Why? Because if you're reading a book you can pick up all kinds of ancillary information you didn't know you needed until you read it. Sure, a website can help you nail down a date when something happened, or show you a picture of Revenue Marine uniforms, but if you're reading a book about the history of the Revenue Marine you're likely to pick up little anecdotes and snippets you might not get off a website. Plus, there's always the danger of lack of editorial control at websites. At least you can presume with books from respected publishers like the Naval Institute Press that there's been some editorial oversight of the material being published.

So there's a place for research on the web, no doubt about it. But for serious research for writing, I still have to recommend books, or interviews with real people and visits to real places.

Tuesday, December 06, 2005

Tonight was the last class of the first part of tai chi. We've learned the first third of the simple form, and my instructor says it takes about 30 years to be proficient at it.

I always wanted a goal for when I'm 80--beyond surviving--now I have one.

Anyway, I am going to continue. As difficult as it is, and it is difficult, I can see improvement in myself. Some of us talked about repeating the first session again, but our instructor recommended we move on. Now my hard task will be continuing to practice each day, even though I know half the time I'm still not doing it correctly. Our instructor, who's 57, showed us the full tai chi form, which takes about 8 minutes to run through. That's all. 30 years of study for an 8 minute exercise. But to see it done correctly, that was a treat. His movements were fluid, his form supple, his posture perfect.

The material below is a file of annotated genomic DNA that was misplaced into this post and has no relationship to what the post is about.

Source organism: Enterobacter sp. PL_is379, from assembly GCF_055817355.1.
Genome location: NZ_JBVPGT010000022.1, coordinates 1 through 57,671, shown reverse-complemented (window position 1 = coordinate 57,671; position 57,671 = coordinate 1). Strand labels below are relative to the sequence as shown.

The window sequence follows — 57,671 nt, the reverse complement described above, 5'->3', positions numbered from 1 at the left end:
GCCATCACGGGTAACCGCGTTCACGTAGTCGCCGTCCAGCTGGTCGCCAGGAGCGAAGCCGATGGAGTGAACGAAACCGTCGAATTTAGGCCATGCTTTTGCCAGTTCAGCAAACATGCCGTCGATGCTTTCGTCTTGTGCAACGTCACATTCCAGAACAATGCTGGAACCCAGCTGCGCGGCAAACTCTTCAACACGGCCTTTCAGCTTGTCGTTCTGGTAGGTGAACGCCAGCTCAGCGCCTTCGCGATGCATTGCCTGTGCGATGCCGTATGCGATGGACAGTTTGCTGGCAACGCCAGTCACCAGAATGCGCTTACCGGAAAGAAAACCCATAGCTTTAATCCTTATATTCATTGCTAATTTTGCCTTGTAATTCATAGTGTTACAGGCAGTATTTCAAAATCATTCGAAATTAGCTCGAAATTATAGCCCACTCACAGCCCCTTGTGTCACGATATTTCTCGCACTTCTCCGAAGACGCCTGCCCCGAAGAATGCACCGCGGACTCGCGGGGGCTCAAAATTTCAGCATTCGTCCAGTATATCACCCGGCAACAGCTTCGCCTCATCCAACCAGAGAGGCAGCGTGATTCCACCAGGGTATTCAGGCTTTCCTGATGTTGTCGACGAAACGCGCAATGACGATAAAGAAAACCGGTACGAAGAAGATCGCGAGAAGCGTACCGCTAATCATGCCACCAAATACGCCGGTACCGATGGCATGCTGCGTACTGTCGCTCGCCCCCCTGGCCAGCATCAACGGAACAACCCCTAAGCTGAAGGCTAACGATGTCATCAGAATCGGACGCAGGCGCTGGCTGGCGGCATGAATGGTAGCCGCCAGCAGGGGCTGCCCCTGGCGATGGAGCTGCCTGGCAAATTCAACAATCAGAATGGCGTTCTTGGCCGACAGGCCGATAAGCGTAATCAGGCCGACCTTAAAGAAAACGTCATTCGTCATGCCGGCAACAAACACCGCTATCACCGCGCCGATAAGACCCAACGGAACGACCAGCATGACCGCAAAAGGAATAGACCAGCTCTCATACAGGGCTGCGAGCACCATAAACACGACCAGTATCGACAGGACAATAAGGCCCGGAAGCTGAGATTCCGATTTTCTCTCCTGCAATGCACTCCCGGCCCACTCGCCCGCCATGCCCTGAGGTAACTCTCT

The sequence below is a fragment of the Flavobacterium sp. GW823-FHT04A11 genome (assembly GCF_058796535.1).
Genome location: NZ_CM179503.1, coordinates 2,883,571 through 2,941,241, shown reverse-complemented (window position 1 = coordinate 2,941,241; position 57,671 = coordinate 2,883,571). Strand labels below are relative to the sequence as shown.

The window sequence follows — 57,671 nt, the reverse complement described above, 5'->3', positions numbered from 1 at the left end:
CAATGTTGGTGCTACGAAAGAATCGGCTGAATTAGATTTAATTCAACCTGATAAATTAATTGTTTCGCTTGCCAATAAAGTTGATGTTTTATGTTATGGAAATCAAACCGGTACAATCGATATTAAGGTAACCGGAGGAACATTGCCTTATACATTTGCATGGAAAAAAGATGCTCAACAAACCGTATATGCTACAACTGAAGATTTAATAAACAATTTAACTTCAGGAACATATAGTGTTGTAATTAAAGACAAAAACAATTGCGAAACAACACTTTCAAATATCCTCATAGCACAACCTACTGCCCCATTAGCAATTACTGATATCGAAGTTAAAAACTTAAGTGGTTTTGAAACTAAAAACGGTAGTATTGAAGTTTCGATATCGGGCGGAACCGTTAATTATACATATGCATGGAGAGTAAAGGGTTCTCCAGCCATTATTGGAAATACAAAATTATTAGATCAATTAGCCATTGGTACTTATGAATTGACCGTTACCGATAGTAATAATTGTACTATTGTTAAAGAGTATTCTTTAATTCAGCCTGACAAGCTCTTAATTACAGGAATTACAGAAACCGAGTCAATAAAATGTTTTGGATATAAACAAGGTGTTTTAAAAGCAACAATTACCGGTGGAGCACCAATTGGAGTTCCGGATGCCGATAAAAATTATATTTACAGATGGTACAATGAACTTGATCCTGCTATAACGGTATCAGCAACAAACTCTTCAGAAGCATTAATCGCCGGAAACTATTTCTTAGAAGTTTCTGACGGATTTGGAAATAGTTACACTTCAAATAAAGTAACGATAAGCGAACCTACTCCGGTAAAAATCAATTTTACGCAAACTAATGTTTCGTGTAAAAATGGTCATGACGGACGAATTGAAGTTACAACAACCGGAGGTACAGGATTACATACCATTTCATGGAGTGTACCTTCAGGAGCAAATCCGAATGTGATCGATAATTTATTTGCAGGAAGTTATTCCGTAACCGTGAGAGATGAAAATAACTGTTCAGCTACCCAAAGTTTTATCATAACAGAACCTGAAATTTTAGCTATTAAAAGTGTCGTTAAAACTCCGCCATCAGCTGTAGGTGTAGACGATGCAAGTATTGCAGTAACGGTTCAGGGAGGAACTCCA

Man, when I'm 80, people are going to be stunned by my agility!

Bound By Destiny by Rayka Mennen

Rayka Mennen -
When Katherine Ricetti brushes against civil engineer, Jacob Taggert, and sees a vision of the accident about to befall him, she saves him from certain death. But the Ricetti women are witches and have their first vision about the men they are destined to marry. Try explaining that to a die-hard skeptic like Jake. When he isn’t running scared, he’s looking for the loop hole in this witch theory. Too bad, because her pretty face and long legs had captured his attention before the accident. Besides, he can’t allow a witch to raise his son! But the signs are clear and he is unable to deny Kat has powerful talents that can’t be explained in earthly scientific terms. Kat, a reluctant witch to begin with, may have to renounce her heritage to be with the man she loves. Which will she chose, when both seem to be her destiny? ISBN: 1-897261-00-4
5 Cups from Coffee Time Romance; 5 Hearts from The Romance Studio